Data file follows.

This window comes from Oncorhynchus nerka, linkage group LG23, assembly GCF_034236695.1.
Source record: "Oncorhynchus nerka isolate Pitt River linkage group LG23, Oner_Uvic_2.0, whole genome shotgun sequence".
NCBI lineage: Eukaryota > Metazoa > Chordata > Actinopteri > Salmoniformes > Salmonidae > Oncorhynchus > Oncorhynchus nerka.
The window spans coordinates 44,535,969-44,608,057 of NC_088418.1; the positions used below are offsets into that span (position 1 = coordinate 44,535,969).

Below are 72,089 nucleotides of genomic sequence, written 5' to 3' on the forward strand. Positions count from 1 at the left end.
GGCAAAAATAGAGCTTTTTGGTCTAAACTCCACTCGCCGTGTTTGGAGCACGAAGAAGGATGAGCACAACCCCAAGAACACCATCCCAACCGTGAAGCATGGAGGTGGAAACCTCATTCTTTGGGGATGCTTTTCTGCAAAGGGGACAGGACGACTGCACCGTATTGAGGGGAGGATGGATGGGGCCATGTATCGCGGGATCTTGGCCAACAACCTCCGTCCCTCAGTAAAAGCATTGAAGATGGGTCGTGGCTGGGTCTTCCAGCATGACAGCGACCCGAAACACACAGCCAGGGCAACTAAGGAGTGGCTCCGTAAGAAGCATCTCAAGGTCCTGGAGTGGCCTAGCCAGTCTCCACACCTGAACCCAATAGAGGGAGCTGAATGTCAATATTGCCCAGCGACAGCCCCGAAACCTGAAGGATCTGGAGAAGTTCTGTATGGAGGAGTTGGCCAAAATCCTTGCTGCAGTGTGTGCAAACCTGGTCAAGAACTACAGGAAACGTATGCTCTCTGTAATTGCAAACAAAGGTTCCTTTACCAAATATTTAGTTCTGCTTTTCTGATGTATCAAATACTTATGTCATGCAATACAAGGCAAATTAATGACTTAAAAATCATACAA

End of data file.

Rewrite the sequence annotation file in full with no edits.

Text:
This window comes from Oncorhynchus nerka, linkage group LG23, assembly GCF_034236695.1.
Source record: "Oncorhynchus nerka isolate Pitt River linkage group LG23, Oner_Uvic_2.0, whole genome shotgun sequence".
NCBI lineage: Eukaryota > Metazoa > Chordata > Actinopteri > Salmoniformes > Salmonidae > Oncorhynchus > Oncorhynchus nerka.
The window spans coordinates 44,535,969-44,608,057 of NC_088418.1; the positions used below are offsets into that span (position 1 = coordinate 44,535,969).

Below are 72,089 nucleotides of genomic sequence, written 5' to 3' on the forward strand. Positions count from 1 at the left end.
GGCAAAAATAGAGCTTTTTGGTCTAAACTCCACTCGCCGTGTTTGGAGCACGAAGAAGGATGAGCACAACCCCAAGAACACCATCCCAACCGTGAAGCATGGAGGTGGAAACCTCATTCTTTGGGGATGCTTTTCTGCAAAGGGGACAGGACGACTGCACCGTATTGAGGGGAGGATGGATGGGGCCATGTATCGCGGGATCTTGGCCAACAACCTCCGTCCCTCAGTAAAAGCATTGAAGATGGGTCGTGGCTGGGTCTTCCAGCATGACAGCGACCCGAAACACACAGCCAGGGCAACTAAGGAGTGGCTCCGTAAGAAGCATCTCAAGGTCCTGGAGTGGCCTAGCCAGTCTCCACACCTGAACCCAATAGAGGGAGCTGAATGTCAATATTGCCCAGCGACAGCCCCGAAACCTGAAGGATCTGGAGAAGTTCTGTATGGAGGAGTTGGCCAAAATCCTTGCTGCAGTGTGTGCAAACCTGGTCAAGAACTACAGGAAACGTATGCTCTCTGTAATTGCAAACAAAGGTTCCTTTACCAAATATTTAGTTCTGCTTTTCTGATGTATCAAATACTTATGTCATGCAATACAAGGCAAATTAATGACTTAAAAATCATACAA